I have noticed, however, that people who post darling photos of puppies and kittens develop a devoted following online. Therefore, lately I’ve been experimenting. I salt my Facebook pages with cute photos of baby animals, and these have garnered raves. My favorite shows a wildlife photographer who had become so much a part of some baby meerkats’ life in Botswana that they happily crawled all over him and his long telephoto lens. The money shot is of a baby meerkat standing atop the man’s head in that precious pose so beloved of all us meerkat fanciers.

My hope is that the baby animals on my Facebook pages will draw people in, and then they may stick around to read my more serious musings. That seems to be happening.

But in addition, there has been an unexpected payoff.

As I increasingly dabble in the small pleasures provided by baby meerkats, puppies, and the like, there’s been an uptick in the quality of my life. It’s great to smile more, even as I dwell mentally in that fraught year of 1969.

Here for your delight are the photos and video of baby meerkats, mentioned above. The video is especially recommended:


Kay Kendall is an international award-winning public relations executive who lives in Texas with her husband, five house rabbits, and spaniel Wills. A fan of historical mysteries, she wants to do for the 1960s what novelist Alan Furst does for Europe in the 1930s during Hitler's rise to power--write atmospheric mysteries that capture the spirit of the age.

Discover more about her at

Tuesday, April 15, 2014

Some Tidbits About My Ongoing Blog Tour

No one ever said doing a blog tour on your own would be easy. I've done it enough to know how much work it is.

Now that I'm in the middle of it, it should be easy, but it's not.

When I sent the requested blog posts out, I asked for a reply that they'd received the material--everyone let me know they did. But, guess what? At least three people said I never sent them anything. I quickly resent.

Even though I sent reminders out to everyone the day before the tour began, a couple have forgotten.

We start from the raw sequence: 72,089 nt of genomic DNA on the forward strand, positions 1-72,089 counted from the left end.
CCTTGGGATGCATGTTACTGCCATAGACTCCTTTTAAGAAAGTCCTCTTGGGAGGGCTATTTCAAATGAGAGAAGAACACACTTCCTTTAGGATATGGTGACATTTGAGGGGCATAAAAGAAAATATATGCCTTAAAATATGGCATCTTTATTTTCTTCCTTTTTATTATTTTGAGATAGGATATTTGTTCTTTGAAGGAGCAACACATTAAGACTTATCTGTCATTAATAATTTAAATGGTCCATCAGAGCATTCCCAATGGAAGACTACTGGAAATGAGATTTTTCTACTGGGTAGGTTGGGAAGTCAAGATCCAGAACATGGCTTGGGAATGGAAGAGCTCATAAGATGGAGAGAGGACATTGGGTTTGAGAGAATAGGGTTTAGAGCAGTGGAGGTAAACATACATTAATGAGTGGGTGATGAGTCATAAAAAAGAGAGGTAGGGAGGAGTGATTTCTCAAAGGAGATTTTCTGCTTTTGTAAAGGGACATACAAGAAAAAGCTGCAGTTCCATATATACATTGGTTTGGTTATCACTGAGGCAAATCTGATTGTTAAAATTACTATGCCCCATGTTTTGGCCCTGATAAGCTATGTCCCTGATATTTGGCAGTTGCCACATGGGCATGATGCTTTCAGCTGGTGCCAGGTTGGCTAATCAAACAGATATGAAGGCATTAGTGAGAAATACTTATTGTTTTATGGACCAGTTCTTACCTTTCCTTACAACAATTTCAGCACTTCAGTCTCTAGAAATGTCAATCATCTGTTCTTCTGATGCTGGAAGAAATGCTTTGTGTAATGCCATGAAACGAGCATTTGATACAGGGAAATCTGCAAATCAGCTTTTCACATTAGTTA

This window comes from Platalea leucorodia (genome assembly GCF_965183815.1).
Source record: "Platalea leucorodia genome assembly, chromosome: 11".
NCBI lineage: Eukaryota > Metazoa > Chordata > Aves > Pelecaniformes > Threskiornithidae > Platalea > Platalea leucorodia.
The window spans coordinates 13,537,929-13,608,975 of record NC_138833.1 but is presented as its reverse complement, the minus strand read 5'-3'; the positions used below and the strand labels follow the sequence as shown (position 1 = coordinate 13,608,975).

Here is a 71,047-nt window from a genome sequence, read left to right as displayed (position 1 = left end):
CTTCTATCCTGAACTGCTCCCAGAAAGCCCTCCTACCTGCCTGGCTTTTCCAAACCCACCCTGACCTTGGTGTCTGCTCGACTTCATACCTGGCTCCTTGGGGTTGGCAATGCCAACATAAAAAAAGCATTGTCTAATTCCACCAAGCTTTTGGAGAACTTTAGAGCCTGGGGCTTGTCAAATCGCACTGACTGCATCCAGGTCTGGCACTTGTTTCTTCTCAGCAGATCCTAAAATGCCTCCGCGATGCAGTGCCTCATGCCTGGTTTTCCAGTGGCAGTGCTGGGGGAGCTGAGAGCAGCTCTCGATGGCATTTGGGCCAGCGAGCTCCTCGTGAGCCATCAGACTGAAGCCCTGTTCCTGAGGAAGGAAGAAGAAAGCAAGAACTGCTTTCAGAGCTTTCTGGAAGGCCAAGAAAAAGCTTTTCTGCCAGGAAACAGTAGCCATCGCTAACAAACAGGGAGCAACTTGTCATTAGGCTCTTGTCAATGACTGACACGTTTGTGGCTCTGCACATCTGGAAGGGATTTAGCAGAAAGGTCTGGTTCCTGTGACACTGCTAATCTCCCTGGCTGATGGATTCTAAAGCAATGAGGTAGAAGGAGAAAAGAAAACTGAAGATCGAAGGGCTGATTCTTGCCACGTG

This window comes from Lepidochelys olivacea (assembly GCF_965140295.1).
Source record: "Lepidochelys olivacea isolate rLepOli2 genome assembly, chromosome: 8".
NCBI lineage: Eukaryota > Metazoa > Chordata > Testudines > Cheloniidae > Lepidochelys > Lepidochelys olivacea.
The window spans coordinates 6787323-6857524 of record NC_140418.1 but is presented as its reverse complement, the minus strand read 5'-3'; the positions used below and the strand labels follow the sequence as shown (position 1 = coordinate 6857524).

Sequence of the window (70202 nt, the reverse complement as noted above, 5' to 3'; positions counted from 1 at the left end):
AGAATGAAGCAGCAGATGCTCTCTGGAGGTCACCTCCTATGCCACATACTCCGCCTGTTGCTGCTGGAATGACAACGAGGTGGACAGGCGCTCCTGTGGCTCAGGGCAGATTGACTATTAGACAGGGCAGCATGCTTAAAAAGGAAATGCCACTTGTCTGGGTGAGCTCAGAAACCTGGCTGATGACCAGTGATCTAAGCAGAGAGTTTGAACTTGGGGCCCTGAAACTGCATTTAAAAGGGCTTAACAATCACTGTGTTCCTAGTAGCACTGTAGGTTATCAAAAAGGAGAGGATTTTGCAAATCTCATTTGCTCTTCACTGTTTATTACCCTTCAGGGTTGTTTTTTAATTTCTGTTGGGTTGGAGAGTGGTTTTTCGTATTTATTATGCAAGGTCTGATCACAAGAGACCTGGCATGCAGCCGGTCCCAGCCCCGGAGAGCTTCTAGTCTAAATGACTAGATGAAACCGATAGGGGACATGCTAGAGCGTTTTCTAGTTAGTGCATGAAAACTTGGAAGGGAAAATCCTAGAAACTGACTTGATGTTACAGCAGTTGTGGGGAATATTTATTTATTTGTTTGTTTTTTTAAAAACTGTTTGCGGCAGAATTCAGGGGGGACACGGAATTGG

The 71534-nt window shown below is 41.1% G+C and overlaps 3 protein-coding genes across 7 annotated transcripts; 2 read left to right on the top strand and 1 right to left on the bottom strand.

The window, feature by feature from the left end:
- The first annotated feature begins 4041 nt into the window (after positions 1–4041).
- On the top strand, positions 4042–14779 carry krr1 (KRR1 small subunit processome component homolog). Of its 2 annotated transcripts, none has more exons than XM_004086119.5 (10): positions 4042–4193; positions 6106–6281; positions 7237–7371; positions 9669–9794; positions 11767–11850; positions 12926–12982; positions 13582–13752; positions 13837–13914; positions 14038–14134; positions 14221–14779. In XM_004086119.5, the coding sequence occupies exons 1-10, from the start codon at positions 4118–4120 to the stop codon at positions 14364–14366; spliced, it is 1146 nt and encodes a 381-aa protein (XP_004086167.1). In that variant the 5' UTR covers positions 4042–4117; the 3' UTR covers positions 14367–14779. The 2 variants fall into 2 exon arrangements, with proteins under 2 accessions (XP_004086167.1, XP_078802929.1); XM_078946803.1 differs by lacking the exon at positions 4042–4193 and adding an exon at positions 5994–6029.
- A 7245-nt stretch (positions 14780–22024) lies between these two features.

What I don't understand is why, when someone gets the material, they don't set everything up with the proper date and time right then? If they did, they wouldn't have to rush to do it on the day or forget about it all together.

I'm not thrilled the codes that people have to read and copy--like the ones we have on this blog--but it is a necessary evil for those who get a lot of spam. Some of them are not so bad, but when I have to write the code three times to get it right and post, I know that some people will not bother to comment when it's so difficult.

Worse are the bloggers who insist on moderating every comment before it's posted. Maybe it wouldn't be too bad if the comments were moderated often, but when you are on a tour you need to reply to questions and at least acknowledge people who leave comments which is not easy to do when the comments don't show up for hours.

I know that this discourages people from commenting. One of the moderated posts had way fewer comments that any of the rest of the blogs I've visited so far.

On the whole though, things have gone well. At this point in my tour I've had nearly 60 unique commenters. Many have commented multiple times--trying for my contest, I'm sure. (The person who comments on the most blogs has the opportunity to have a character named after him/her in my next book.)

Here are the rest of the stops on my tour for Murder in the Worst Degree:

How Rocky Bluff P.D. Became a Series

How I Get My Titles


How Romance Plays a Part in the Book


Several Romances


Social Issues

How I Do My Research
Not a Hard-Boiled Police Procedure Nor a Cozy

Ways I’ve Murdered People


Choosing Names for Characters
How My Books Have Changed

My Experience with Killers

Hoping for the remainder to go smoothly.

Marilyn aka F. M. Meredith

Monday, April 14, 2014

Murder They Wrote

By Evelyn David

A few weeks ago the Internet – and the Southern half of Evelyn David – exploded when The Good Wife killed off Will Gardner. Interviews with the producers, as well as with Josh Charles who played Will Gardner, have made it clear that the actor wanted out of the series. The departure would have inevitably met with viewer disappointment because many loved the romantic storyline of Will and Alicia. But the decision to kill off Will is what enraged – or engaged – much of the audience. The producers claim that they didn't feel like they could simply ship Will off-stage, perhaps to prison, perhaps to that island where the producers shipped ER heartthrob George Clooney when he opted out of network television. But some viewers, the Southern half among them, think that the decision to kill Will cheated the audience who had supported the show and the relationship through thick and thin.